For nearly three years, Joyce Kane, of Oceanside, has fought credit card surcharges — one disputed transaction at a time.
She's recovered about $100 by making dozens of calls to the banks that issue her cards, contesting the 3% to 4% charge that many local businesses tack onto the lower cash-purchase rates they display. Kane said she's not too concerned about the money, but dislikes the surcharges on principle and would like to see more consumers pressure banks and credit card companies to take action to stop them.
"They want you to use it [the card]. They're offering you all these bonus miles," said Kane, who works in accounting for a doctor's office. "The credit card companies are so strong. Why aren't they fighting this and saying: No, these merchants have to pay the fee?"
A particularly challenging economic environment for small businesses has prompted more merchants to pass the cost of processing cards on to consumers, payment processing firms said. With each swipe, banks get an average of 1.3% to 3.3% of the transaction, and credit card networks earn an average of 5 to 10 cents, according to The Motley Fool, a personal finance publication.
What to know
- Credit card surcharges are being added to the bill more frequently as businesses struggle with inflation and other challenges.
- Swipe fees are permissible as long as the merchant posts the higher, credit card price in dollars-and-cents, according to state law.
- Banks may issue refunds if consumers dispute these fees.
- Inadequately disclosed surcharges can be referred to the state Division of Consumer Protection for mediation or to the state Attorney General's Office for enforcement.
Businesses can factor in these processing costs and charge more to consumers paying with plastic so long as they post the precise dollars-and-cents rates for those using cards. Newsday reported last month that many local companies skirt the state law by posting the lower cash prices and adding on extra fees when customers pull out their cards to pay.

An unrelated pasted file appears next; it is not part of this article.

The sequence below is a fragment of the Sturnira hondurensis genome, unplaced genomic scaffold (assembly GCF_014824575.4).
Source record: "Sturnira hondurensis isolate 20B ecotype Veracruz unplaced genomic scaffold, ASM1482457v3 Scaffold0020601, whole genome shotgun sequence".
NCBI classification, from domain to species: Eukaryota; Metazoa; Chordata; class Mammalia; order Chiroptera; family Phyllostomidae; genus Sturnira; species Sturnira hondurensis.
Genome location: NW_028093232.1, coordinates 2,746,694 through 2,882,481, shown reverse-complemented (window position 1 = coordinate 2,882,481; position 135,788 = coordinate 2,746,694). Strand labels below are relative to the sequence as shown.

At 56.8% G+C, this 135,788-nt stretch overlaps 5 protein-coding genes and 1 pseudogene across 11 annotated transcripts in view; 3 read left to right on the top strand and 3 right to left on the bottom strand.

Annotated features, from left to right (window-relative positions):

Kane said she first noticed a surcharge when buying pizza for her birthday celebration in December 2018. She complained to the state’s Division of Consumer Protection and state Attorney General’s Office. Someone working for the government recommended she call her bank, which ultimately refunded her for the surcharge.
“That’s when I started,” she said. “It’s always $2 or $3; it’s never $0.79 — if it is, I don’t bother.”
She started looking for the so-called "convenience" fees, particularly at restaurants, bakeries and dry cleaning businesses. She saves receipts for any transactions with surcharges.
After two or three days pass and she's sure transactions have cleared, Kane informs the card-issuing bank what portion of the bill she wants to dispute. The bank then notifies her that she'll be credited for the full amount disputed and she files away the paperwork.
“I’ve got an envelope full,” said Kane, who has convinced a few friends and relatives to follow her example.
Consumer advocates are divided on the effectiveness of disputing surcharges with banks. Contacting the bank is the right thing to do, according to John Breyault, vice president of public policy telecommunications and fraud at the National Consumers League, which provides government and businesses with consumer perspectives. He said credit card holders often have no or limited liability for fraudulent charges, a category that banks may determine includes improperly disclosed surcharges.
But banks are not likely to have any obligation to ensure merchants follow the rules, which are set up by credit card networks such as Mastercard and Visa, according to Ira Rheingold, executive director of the National Association of Consumer Advocates, a nonprofit that protects consumers' rights. He suggested that consumers would be better off filing complaints with the state attorney general's office and local consumer affairs personnel.
Banks said they will look into consumer complaints about surcharges that weren't adequately disclosed, but didn't directly answer questions about whether they pass on information about alleged infractions to networks for enforcement purposes.
Sarah DuBois, a spokeswoman for Wells Fargo, said customers should reach out if merchants aren't transparent about processing fees.
"The customer can dispute the transaction, as they did not receive clear information where they could have made a different payment decision," DuBois said in a statement.
The major networks, including Visa, Mastercard, Discover and American Express, didn't directly respond to questions about how they handle complaints about improper surcharges.